The camera catches Weiner without a suit jacket 50 percent of the time, his shirt sleeves rolled up in 37 percent of photos, and 23 percent of snapshots cannot confirm the congressman is wearing trousers
The latest example involves the case of Democratic New York U.S. Representative Anthony Weiner of the Empire State's 9th Congressional District, who made the media rounds earlier this week in an attempted damage control operation to distance his culpability from a racy photo sent from his Twitter account to a young woman in Washington State.
One of the news operations to interview Weiner on Wednesday was CNN, with Wolf Blitzer getting the honors.
Later that day CNN's Jessica Yellin interviewed Blitzer on the interview Blitzer himself had conducted of Representative Weiner.
When asked about the Weiner interview, Blitzer puffed:
"We asked him all the tough questions. Not easy, as you know, Jessica, for a reporter to ask those kinds of questions."
One of the 'tough questions' posed by Blitzer that Rep. Weiner was unable or refused to definitively answer was as follows:
"Well we just want to resolve it, once and for all. You would know if this is your underpants?"
Since questions about Weiner and his clothing have become such a big national story, Smart Politics decided to become proactive and delve into the congressman's past photographic record in case additional questions about his alleged appearances on camera become an issue.
As such, Smart Politics content analyzed each of the 82 photographs the congressman has posted to the photo gallery on his official U.S. House website dating back eight years to 2003 and thoroughly examined the wardrobe, or at times lack thereof, that Representative Weiner displayed for the camera.
While there are no underpants visible in any of the nearly seven dozen photographs featuring the congressman, perhaps the most startling revelation is that there is evidence of Weiner wearing pants in just 77 percent of the snapshots.
Indeed, the congressman is visibly wearing trousers in just 63 of the 82 photos, with his pants status unclear in another 19, such as when he gave a demonstration in December 2008 to discuss "harmful packaging" while wearing a long dark overcoat.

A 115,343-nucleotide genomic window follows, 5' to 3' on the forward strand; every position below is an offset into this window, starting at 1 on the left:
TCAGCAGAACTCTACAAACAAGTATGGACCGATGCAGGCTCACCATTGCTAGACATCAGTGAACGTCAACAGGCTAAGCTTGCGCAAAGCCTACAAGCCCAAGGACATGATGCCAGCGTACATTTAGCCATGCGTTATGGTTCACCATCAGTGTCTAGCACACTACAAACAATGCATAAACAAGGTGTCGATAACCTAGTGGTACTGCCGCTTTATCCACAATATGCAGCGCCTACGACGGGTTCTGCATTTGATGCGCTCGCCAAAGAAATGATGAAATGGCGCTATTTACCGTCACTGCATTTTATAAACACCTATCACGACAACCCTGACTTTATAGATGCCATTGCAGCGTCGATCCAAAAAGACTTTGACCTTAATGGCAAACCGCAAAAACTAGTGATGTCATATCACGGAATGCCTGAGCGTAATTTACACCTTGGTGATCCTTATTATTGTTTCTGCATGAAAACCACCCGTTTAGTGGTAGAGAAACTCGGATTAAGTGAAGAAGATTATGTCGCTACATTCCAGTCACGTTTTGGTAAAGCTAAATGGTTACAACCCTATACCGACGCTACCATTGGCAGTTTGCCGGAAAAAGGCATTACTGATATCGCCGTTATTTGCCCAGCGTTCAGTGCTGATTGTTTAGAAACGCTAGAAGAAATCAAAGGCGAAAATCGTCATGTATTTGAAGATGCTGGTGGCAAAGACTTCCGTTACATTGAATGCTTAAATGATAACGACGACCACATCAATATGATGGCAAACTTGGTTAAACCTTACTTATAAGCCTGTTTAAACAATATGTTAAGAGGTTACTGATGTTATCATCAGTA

The camera lens could also not confirm whether or not Weiner was wearing any pants while standing at a strategically-placed podium as he discussed the Senate passage of the 9/11 Health and Compensation Act in November 2010.
But is there any hard photographic evidence of Representative Weiner that suggests he might be prone to having his picture taken while dressed unprofessionally, as is alleged in the infamous Twitter photo?
On the one hand, in his favor, the congressman is almost always photographed wearing a tie - in 90 percent of the photos in his gallery (74 of 82). (With one of the few exceptions taking place in a St. Patrick's Day parade in 2008 when he was captured wearing a
green necklace in its place).
Even so, Weiner is seen wearing a suit jacket in just half of these public appearances - or 41 of the 82 photographs, which seems on the low side for what one might expect from a distinguished member of the nation's lower legislative chamber.
But the photographic record of Weiner's attire takes a hard left turn to the questionable when looking more closely at his shirts - in particular, his shirt sleeves.
Unlike his former colleague, Republican Christopher Lee, who was caught on camera shirtless in a Craig's List photo, Weiner is seen wearing a shirt in 99 percent of the photos on his website (with only one unclear shot in which the congressman is wearing a zipped up jacket while patrolling New York City Harbor with the US Coast Guard back in March 2008).
However, Weiner definitely has a history of being photographed showing a little extra skin, as he is caught with his shirt sleeves rolled up - sometimes all the way north to his elbows - in 37 percent of the photographs posted on his site.
For example, Weiner exposes a good portion of his bare arms while announcing homeland security grants for New York area Jewish institutions in July of last year, when calling for caregiver tax relief in June 2008, and when fighting to keep a Social Security office open last month to name just a few instances.
Of course, the recently married Weiner is not simply being scrutinized for the racy photo itself, but for allegedly sending it to a young female college student in Seattle.
However, photographic evidence from Weiner's photo gallery does not back allegations of him cavorting with younger women.
A content analysis of the 82 photographs finds that men outnumber women by over a 3 to 1 margin of adults appearing in the foreground or background in Weiner's photos - 192 men to just 57 women, with most of the latter group being middle to older age.
An additional 45 individuals appearing in the snapshots from Weiner's House photo gallery were children.
While it is unclear how Weiner's scandal will play out in the media, the overall photographic story told by his own website's photo gallery suggests his sometimes too-cool-for-school attire is not doing him any favors.
In the future, the congressman might be advised to remember to always roll down his shirt sleeves, put on a suit jacket, and make sure wide angle lenses are used by his staffers to reassure his constituents and the leering media that he is indeed always wearing pants during his public appearances.
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